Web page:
This summer more than ever, UK holidaymakers are looking for new ways in which to enjoy the best of the great British outdoors. But as the country’s beaches, walking trails and cycling routes start to fill up with visitors, the UK’s network of heritage railways remain closed for the most part due to social-distancing measures.
Enter Rail Charter Services. From later this month, this brand-new company will be running daily services between Settle/Skipton and Appleby-in-Westmorland on the world-famous Settle to Carlisle line. This 112-mile route (possessing some 14 tunnels and 20 viaducts) is arguably the most stunning in the country, providing an ever-changing catalogue of panoramas. Scarcely a moment passes when you are not crossing a towering viaduct over a hillside beck or emerging from the darkness of a tunnel to be presented with another valley and another vista.
All trains will comply with the government social-distancing advice. The classic InterCity 125 coaches will feature reclining seats around a private table with large windows, through which travellers can marvel at the gorgeous countryside of the Yorkshire Dales and Cumbria’s upper Eden Valley. The route passes a number of historic points of interest, and the on-board guide will provide a commentary as you meanders through the Three Peaks, cross the Ribblehead Viaduct, and pass through Dent – the highest mainline station in England.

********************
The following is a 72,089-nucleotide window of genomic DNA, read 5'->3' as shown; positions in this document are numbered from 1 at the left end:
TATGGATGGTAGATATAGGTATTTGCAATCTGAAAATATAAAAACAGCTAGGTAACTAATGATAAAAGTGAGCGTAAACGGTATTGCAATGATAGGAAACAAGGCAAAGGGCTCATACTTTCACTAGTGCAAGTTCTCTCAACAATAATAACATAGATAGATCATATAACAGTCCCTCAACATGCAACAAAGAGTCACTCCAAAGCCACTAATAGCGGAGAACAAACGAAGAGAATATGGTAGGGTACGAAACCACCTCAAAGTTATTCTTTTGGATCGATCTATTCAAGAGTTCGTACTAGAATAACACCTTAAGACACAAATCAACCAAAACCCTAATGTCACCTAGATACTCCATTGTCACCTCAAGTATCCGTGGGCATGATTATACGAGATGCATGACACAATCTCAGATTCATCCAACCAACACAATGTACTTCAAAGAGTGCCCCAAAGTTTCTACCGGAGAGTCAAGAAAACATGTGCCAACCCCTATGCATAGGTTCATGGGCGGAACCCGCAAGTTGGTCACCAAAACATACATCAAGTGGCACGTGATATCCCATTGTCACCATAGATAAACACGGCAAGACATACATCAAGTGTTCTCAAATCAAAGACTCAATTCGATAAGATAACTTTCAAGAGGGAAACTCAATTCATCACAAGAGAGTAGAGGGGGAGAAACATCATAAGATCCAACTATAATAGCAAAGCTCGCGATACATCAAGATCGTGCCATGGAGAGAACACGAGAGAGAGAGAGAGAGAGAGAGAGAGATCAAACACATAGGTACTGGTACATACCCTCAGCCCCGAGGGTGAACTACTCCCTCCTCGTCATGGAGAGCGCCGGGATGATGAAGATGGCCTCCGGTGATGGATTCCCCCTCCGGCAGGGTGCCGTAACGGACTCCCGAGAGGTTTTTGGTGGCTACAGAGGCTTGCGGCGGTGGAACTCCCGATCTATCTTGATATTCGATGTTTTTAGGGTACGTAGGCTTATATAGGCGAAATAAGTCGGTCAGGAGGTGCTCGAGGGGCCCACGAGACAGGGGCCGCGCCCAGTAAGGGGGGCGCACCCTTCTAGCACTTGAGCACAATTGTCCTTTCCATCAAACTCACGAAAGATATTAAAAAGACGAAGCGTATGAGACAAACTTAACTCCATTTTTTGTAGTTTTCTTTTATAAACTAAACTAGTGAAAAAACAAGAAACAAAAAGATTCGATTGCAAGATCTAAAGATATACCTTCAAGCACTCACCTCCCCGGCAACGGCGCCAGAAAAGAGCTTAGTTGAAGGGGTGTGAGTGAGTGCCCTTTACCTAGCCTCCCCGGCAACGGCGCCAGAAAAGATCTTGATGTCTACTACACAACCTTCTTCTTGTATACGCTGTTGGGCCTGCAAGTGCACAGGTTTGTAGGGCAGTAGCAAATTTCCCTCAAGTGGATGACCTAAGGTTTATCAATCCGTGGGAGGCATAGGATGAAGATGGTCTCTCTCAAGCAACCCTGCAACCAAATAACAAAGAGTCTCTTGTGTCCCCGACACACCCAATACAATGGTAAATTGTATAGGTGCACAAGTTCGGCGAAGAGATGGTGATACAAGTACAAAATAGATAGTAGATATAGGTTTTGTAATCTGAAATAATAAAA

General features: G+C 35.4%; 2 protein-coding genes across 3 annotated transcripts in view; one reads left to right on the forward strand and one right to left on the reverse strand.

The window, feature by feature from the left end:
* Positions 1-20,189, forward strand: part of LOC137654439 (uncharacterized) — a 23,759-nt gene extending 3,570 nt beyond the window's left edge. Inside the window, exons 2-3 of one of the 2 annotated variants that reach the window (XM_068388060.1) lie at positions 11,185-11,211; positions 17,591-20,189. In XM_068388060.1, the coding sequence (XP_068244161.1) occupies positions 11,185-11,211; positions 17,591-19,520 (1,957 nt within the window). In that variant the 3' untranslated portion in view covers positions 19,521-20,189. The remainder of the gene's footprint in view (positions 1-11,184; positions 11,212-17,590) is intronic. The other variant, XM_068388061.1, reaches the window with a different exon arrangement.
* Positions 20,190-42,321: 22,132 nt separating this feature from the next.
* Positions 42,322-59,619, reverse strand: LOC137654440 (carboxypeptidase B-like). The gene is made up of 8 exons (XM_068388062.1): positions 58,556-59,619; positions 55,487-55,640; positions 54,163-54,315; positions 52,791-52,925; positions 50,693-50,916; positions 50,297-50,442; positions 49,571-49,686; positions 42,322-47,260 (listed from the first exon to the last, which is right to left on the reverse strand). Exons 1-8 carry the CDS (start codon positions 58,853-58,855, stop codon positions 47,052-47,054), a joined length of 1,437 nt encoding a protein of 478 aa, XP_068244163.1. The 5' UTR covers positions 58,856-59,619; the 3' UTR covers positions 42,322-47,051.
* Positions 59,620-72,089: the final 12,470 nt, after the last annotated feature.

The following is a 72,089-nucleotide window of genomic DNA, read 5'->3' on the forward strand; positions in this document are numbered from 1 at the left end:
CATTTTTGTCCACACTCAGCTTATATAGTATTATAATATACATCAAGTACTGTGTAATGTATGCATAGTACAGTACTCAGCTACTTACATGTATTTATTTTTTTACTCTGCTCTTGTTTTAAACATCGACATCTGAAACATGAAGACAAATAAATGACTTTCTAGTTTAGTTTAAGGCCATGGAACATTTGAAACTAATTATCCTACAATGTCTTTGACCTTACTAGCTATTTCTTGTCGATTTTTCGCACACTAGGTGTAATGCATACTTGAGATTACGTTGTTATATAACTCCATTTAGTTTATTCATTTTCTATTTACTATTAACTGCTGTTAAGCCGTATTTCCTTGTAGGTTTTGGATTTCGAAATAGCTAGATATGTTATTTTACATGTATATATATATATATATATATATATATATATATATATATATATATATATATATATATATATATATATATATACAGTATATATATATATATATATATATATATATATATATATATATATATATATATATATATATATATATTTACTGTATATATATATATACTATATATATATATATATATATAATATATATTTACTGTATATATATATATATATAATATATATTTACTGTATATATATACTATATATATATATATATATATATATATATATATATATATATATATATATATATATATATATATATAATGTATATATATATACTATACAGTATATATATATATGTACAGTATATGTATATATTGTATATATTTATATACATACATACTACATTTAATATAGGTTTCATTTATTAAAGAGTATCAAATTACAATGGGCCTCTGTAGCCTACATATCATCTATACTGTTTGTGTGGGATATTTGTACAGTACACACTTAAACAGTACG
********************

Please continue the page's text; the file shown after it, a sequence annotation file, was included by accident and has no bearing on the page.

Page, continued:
The new timetabled charter trains will run three return trips a day between Skipton and Settle in Yorkshire and Appleby in Cumbria. Services will run between 20 July and 12 September, and first-class return fares will be £29 per person or £99 for a family of four.
Adrian Quine, Director of Rail Charter Services who developed the concept, said that the service has been made deliberately affordable to help those who don’t have access to a car. “Our aim is that this new service can help get the local economy back up and running and provide a safe and enjoyable environment for families to enjoy this stunningly scenic route.”
By Yorkshire Dales standards, Skipton is a large town. It owes its origins to those white, woolly, grass-eaters in the surrounding fields – hence the ‘sheep-town’ label. Highlights in the area include the fantastically well-preserved Skipton Castle, a 900-year-old structure that is still standing today thanks to the work of Lady Anne Clifford, as well as countless walking routes along the nearby canal and surrounding countryside.
At the other end, Appleby is a classic market town, complete with another gorgeous castle restored by Lady Anne Clifford. Its most famous for its horse fair, first held in 1685 and today the largest of its kind in the world.
Tickets can be bought from the Rail Charter website. For more on travel in the Yorkshire Dales, check out our guidebooks: